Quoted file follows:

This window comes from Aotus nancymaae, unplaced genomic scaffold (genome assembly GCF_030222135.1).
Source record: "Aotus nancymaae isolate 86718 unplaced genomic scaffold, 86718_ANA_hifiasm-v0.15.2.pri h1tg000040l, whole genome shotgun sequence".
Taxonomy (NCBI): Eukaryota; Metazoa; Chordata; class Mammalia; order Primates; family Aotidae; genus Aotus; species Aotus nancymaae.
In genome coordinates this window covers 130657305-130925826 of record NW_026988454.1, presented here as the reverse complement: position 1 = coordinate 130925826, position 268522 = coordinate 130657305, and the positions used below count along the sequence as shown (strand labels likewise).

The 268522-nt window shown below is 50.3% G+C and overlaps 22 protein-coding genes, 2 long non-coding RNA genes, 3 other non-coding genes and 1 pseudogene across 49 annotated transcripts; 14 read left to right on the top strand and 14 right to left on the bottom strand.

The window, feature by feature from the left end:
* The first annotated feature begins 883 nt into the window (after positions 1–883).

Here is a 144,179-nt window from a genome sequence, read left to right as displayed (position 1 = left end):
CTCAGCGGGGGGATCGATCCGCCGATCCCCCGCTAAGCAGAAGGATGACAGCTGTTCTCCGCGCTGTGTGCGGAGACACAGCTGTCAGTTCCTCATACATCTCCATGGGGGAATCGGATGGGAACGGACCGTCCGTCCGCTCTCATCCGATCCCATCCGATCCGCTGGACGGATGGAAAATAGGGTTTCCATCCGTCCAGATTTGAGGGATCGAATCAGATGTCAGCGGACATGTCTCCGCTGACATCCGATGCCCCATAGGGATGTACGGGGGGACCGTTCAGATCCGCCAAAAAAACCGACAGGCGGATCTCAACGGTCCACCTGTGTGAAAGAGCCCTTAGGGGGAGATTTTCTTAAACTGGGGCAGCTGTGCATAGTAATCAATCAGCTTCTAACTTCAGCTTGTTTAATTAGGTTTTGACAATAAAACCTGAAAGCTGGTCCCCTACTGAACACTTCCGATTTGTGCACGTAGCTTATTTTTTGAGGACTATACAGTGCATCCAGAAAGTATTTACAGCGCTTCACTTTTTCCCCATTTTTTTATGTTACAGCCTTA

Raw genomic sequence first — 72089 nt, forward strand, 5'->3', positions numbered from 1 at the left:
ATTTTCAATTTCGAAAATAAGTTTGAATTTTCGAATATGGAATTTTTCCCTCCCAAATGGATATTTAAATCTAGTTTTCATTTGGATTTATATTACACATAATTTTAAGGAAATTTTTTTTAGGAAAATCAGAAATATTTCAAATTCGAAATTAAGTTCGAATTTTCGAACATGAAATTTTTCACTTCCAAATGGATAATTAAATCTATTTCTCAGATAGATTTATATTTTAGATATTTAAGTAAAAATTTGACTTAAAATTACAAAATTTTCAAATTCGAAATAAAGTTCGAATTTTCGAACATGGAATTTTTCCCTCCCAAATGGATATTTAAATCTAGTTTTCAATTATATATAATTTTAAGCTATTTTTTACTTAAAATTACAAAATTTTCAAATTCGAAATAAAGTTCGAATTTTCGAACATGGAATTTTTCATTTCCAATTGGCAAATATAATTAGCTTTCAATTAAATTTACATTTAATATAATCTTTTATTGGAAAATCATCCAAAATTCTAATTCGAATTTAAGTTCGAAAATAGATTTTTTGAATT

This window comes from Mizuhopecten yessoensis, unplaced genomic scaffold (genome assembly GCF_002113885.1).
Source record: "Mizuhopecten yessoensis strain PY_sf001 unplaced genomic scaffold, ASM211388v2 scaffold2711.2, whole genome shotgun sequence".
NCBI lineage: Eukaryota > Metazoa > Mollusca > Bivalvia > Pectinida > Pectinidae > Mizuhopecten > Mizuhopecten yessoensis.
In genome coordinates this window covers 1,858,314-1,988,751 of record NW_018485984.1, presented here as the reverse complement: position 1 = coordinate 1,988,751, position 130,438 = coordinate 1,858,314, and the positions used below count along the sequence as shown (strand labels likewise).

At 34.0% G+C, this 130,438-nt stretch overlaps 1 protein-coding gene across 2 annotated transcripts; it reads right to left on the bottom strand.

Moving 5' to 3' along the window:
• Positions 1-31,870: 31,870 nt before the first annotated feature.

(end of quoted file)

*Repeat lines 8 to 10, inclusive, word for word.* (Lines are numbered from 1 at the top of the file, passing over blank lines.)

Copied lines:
Here is a 144,179-nt window from a genome sequence, read left to right as displayed (position 1 = left end):
CTCAGCGGGGGGATCGATCCGCCGATCCCCCGCTAAGCAGAAGGATGACAGCTGTTCTCCGCGCTGTGTGCGGAGACACAGCTGTCAGTTCCTCATACATCTCCATGGGGGAATCGGATGGGAACGGACCGTCCGTCCGCTCTCATCCGATCCCATCCGATCCGCTGGACGGATGGAAAATAGGGTTTCCATCCGTCCAGATTTGAGGGATCGAATCAGATGTCAGCGGACATGTCTCCGCTGACATCCGATGCCCCATAGGGATGTACGGGGGGACCGTTCAGATCCGCCAAAAAAACCGACAGGCGGATCTCAACGGTCCACCTGTGTGAAAGAGCCCTTAGGGGGAGATTTTCTTAAACTGGGGCAGCTGTGCATAGTAATCAATCAGCTTCTAACTTCAGCTTGTTTAATTAGGTTTTGACAATAAAACCTGAAAGCTGGTCCCCTACTGAACACTTCCGATTTGTGCACGTAGCTTATTTTTTGAGGACTATACAGTGCATCCAGAAAGTATTTACAGCGCTTCACTTTTTCCCCATTTTTTTATGTTACAGCCTTA

Raw genomic sequence first — 72089 nt, forward strand, 5'->3', positions numbered from 1 at the left: